The os innominatum

Ligamentum Teres
Fig. 158 The anterior aspect of the right femur.

and forwards. It is covered with cartilage except for its central fovea where the ligamentum teres is attached.

The neck is 2 in (5 cm) long and is set at an angle of 125° to the shaft. In the female, with her wider pelvis, the angle is smaller.

The junction between the neck and the shaft is marked anteriorly by the trochanteric line, laterally by the greater trochanter, medially and somewhat posteriorly by the lesser trochanter and posteriorly by the prominent trochanteric crest, which unites the two trochanters.

The blood supply to the femoral head is derived from vessels travelling up from the diaphysis along the cancellous bone, from vessels in the hip capsule, where this is reflected on to the neck in longitudinal bands or retinacula, and from the artery in the ligamentum teres; this third source is negligible in adults, but essential in children, when the femoral head is separated from the neck by the cartilage of the epiphyseal line (Fig. 160).

The femoral shaft is roughly circular in section at its middle but is flattened posteriorly at each extremity. Posteriorly also it is marked by a

Iliac crest Posterior superior spine

Greater sciatic notch

Ischial spine Lesser sciatic notch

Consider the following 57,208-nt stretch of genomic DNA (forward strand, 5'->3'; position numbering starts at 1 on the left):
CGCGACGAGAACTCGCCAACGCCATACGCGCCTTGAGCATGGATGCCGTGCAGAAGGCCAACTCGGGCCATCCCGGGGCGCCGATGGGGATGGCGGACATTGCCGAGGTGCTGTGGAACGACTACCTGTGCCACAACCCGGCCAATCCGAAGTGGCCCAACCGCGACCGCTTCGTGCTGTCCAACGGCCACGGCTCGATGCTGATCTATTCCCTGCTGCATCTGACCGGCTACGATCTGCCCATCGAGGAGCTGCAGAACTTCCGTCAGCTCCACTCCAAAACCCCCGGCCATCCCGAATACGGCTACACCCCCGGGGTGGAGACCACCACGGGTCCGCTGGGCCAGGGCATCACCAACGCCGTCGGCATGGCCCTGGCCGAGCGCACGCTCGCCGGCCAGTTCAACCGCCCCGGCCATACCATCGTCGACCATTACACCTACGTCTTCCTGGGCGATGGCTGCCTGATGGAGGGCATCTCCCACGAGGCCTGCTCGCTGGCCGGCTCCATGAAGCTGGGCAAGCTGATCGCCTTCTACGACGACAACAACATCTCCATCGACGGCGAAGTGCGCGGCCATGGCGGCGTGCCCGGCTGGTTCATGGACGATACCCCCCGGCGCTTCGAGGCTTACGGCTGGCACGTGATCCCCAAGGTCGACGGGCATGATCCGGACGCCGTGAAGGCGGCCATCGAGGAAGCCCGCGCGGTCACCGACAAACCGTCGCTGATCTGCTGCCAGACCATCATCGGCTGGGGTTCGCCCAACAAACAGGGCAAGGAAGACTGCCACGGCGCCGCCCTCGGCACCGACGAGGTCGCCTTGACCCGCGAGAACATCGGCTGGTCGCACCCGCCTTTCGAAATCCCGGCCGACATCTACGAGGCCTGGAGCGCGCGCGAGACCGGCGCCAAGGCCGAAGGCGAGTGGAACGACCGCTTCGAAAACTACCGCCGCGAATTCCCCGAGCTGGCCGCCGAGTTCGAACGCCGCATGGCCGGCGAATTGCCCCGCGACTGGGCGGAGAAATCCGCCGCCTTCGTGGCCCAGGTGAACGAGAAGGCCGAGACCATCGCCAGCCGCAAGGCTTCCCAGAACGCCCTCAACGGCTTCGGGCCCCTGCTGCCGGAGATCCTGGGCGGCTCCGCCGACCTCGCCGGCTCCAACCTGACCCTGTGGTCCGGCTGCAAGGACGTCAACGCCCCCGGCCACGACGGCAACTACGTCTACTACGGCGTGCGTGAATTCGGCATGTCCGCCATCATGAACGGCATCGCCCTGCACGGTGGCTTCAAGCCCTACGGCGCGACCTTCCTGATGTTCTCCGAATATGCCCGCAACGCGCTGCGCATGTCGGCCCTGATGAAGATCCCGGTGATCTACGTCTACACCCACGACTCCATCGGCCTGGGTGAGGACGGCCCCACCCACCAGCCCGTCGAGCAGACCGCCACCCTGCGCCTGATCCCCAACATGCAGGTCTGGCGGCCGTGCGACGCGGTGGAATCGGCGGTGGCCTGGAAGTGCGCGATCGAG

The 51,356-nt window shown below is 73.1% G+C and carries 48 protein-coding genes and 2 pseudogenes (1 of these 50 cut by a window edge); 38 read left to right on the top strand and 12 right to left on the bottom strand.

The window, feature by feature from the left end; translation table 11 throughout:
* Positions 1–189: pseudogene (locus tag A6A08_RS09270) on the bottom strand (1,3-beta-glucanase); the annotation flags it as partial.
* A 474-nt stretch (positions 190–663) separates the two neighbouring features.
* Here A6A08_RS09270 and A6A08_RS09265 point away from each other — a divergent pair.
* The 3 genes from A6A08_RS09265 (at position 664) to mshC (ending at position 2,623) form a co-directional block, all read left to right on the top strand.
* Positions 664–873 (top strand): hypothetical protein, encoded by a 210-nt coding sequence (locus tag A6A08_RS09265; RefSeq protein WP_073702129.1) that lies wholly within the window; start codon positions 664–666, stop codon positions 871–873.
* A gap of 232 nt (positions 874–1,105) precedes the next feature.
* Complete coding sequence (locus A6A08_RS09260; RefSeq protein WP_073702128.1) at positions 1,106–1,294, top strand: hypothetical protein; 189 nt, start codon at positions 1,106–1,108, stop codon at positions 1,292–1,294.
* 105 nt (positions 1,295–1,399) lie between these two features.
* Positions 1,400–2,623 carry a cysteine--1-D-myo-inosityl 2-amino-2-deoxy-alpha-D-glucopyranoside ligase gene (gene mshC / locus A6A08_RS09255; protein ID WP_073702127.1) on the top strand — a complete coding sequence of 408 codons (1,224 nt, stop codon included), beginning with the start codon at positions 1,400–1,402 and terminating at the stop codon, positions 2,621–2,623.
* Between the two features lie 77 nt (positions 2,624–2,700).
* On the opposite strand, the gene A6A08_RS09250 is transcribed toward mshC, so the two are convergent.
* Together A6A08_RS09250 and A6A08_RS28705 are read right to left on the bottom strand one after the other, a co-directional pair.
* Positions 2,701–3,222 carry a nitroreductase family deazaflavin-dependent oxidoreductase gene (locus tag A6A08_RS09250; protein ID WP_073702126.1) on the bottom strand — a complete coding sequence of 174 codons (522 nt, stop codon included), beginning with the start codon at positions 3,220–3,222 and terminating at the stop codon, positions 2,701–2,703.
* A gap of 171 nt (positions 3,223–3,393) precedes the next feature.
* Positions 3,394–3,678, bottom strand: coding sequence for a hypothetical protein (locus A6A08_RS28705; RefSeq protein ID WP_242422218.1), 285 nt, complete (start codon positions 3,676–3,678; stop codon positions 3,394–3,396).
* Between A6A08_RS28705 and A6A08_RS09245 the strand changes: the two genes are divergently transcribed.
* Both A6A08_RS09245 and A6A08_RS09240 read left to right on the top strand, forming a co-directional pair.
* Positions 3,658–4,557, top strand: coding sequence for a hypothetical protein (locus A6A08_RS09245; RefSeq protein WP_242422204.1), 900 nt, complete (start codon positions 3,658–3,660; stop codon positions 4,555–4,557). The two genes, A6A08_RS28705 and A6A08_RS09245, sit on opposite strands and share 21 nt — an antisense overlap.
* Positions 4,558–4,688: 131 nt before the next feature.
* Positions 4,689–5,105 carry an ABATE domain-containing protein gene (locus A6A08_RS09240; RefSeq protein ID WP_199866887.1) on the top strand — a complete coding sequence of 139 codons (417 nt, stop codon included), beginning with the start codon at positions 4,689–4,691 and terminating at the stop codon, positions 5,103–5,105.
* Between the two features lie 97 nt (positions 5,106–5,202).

Ischial tuberosity

Lesser trochanter Spiral line

Adductor tubercle Intercondylar fossa

Iliac crest Posterior superior spine

Greater sciatic notch

Ischial spine Lesser sciatic notch

Ischial tuberosity

Lesser trochanter Spiral line

Adductor tubercle Intercondylar fossa

Sciatic Notch

Greater trochanter Intertrochanteric crest

Gluteal tuberosity

Linear aspera

Lateral epicondyle

Greater trochanter Intertrochanteric crest

Gluteal tuberosity

Linear aspera

Lateral epicondyle

Fig. 159 The posterior aspect of the right femur.

Intertrochanteric Crest Post
Fig. 160 The sources of blood supply of the femoral head—along the ligamentum teres, through the diaphysis and via the retinacula.

strong crest, the linea aspera. Interiorly, this crest splits into the medial and lateral supracondylar lines, leaving a flat popliteal surface between them. The medial supracondylar line ends distally in the adductor tubercle.

The lower end of the femur bears the prominent condyles which are separated by a deep intercondylar notch posteriorly but which blend anteri-

Subcapital

Subcapital Neck Femur Picture

Pertrochanteric

.Cervical .Basal

Fig. 161 The head and neck of the femur, showing the terminology of the common fracture sites.

orly to form an articular surface for the patella. The lateral condyle is the more prominent of the two and acts as a buttress to assist in preventing lateral displacement of the patella.

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